In this edition of Ranger…
…we include articles to mark two significant events; the 25th anniversary of the liberation of the Falkland Islands – Operation Corporate - and, more parochially, the 80th anniversary of the founding of the Sound Ranging Association, the forebear of the Defence Surveyors’ Association.
Both, in different ways, involved quite stunning triumphs against considerable odds. Operation Corporate was a momentous challenge and a signal success, from the hurried raising and despatch of the Task Force to the other side of the World, the amphibious landing, air/sea battles in the style of the Second World War and the incredible fighting ‘yomp’ across the island to overwhelming victory.
The other anniversary is based on the development and very successful deployment of, what for the time, was the very much cutting edge of technology – sound ranging. What marks this out as so exceptional is that the entire development, manufacture, testing and implementation was carried out in the front line on the Western Front by the users themselves and despite a distinct lack of support from the Royal Artillery senior staff. It is worthy of note that when the system was subsequently commercially produced, it had been ‘improved’ by those back in England and then failed to work properly until modified by the users in the trenches!
Whilst details of Operation Corporate will be familiar to most readers, and indeed the anniversary has been the subject of considerable media cover, the story of the development of sound ranging will not be as well known. It is such an outstanding success story, and has such significance to our Association, that the Editor makes no excuse for a degree of repetition in the articles on the subject in this issue. Included in this issue are pieces telling the story of sound ranging in the Great War, another detailing Sir Lawrence Bragg’s pivotal role in the project and also a first rate personal account by a Flash Spotter – the closely allied method of detecting enemy batteries – of his time at the Front. In the winter issue we will continue the story of sound ranging up to its use on operations today.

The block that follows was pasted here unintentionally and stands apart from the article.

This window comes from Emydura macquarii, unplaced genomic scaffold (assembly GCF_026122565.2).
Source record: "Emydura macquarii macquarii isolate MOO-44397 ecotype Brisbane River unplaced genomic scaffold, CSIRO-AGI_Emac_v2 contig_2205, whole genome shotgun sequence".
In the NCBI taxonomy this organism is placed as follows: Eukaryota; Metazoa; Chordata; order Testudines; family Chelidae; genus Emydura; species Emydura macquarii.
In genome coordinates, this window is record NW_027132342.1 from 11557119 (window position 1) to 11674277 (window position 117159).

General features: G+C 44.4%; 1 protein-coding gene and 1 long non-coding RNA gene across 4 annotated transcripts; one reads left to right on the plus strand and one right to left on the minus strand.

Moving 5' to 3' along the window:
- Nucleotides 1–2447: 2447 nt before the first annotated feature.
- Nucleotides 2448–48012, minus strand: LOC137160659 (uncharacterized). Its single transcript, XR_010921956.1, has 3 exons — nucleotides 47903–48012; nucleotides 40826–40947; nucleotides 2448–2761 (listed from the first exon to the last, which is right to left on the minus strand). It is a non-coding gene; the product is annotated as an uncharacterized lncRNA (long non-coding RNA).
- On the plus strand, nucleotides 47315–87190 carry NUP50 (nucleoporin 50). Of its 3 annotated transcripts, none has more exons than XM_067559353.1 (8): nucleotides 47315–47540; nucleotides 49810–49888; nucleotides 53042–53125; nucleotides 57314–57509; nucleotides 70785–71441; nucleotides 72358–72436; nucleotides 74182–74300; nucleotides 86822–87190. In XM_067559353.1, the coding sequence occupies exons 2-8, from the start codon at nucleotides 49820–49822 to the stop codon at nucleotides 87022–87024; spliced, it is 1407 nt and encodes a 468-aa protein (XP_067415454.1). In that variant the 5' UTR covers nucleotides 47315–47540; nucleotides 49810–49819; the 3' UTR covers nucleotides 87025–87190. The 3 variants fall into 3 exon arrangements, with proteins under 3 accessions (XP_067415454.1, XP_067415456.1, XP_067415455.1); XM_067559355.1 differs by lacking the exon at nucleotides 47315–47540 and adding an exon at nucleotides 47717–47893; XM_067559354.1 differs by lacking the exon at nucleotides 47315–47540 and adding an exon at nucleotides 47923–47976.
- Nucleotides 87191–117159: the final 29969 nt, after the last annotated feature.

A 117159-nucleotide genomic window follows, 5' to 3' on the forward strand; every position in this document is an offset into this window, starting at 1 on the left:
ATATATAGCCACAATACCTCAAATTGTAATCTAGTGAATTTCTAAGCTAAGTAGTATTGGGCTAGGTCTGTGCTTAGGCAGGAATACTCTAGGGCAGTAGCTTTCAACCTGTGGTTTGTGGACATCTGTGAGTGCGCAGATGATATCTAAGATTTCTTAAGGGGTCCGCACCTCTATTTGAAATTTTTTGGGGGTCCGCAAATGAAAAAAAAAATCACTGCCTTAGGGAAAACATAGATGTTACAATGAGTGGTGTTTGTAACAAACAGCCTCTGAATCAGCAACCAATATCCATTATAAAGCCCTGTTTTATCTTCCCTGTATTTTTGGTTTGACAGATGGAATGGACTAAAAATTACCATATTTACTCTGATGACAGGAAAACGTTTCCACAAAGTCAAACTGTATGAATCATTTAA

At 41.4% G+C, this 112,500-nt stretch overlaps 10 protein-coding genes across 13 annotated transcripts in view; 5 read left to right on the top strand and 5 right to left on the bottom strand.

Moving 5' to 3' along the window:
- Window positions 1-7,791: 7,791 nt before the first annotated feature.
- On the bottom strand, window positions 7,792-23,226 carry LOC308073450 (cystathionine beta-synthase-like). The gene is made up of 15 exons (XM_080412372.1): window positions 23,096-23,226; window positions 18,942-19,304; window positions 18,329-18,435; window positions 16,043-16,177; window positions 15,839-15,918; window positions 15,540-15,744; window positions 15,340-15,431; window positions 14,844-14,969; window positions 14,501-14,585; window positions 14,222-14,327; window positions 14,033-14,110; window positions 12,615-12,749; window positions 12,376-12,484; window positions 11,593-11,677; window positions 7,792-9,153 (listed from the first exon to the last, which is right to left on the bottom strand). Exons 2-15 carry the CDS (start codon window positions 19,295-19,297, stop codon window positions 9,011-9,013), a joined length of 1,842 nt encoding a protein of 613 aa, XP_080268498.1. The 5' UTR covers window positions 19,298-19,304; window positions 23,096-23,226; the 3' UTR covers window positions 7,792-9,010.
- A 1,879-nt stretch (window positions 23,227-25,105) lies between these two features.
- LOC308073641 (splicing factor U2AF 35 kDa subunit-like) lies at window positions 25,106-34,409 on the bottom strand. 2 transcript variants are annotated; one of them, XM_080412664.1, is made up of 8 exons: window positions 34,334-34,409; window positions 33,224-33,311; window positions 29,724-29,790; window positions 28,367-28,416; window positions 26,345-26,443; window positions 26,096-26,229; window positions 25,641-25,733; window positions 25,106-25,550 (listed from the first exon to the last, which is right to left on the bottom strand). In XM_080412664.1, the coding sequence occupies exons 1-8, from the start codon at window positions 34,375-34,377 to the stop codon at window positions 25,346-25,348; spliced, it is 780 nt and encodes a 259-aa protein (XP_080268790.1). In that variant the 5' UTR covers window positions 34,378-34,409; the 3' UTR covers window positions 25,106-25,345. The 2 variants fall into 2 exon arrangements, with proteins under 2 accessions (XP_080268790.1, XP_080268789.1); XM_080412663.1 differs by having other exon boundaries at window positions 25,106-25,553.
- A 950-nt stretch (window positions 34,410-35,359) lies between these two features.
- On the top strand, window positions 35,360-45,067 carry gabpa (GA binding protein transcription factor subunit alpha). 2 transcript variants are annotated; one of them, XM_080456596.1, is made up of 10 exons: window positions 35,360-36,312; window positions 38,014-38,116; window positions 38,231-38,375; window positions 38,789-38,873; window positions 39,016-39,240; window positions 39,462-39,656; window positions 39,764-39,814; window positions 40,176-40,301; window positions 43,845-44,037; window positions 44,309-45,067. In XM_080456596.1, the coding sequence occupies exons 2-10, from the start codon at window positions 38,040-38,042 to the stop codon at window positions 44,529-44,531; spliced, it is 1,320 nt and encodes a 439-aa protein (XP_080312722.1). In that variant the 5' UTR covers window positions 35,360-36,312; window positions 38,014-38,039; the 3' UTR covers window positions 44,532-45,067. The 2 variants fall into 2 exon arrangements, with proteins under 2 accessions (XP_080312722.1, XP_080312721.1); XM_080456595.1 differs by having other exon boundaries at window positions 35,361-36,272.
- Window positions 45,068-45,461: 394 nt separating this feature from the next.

The issue, as ever, also includes a variety of articles looking at defence geospatial matters of today ranging from 14 Squadron’s deployment to Afghanistan in the footsteps of Captain Pemberton Leach VC RE to the story of the commissioning of HMS Enterprise. So yet again our usual eclectic mix of articles with something hopefully to suit everyone. Finally, my thanks to Mike Nolan for all his assistance with the sound ranging material.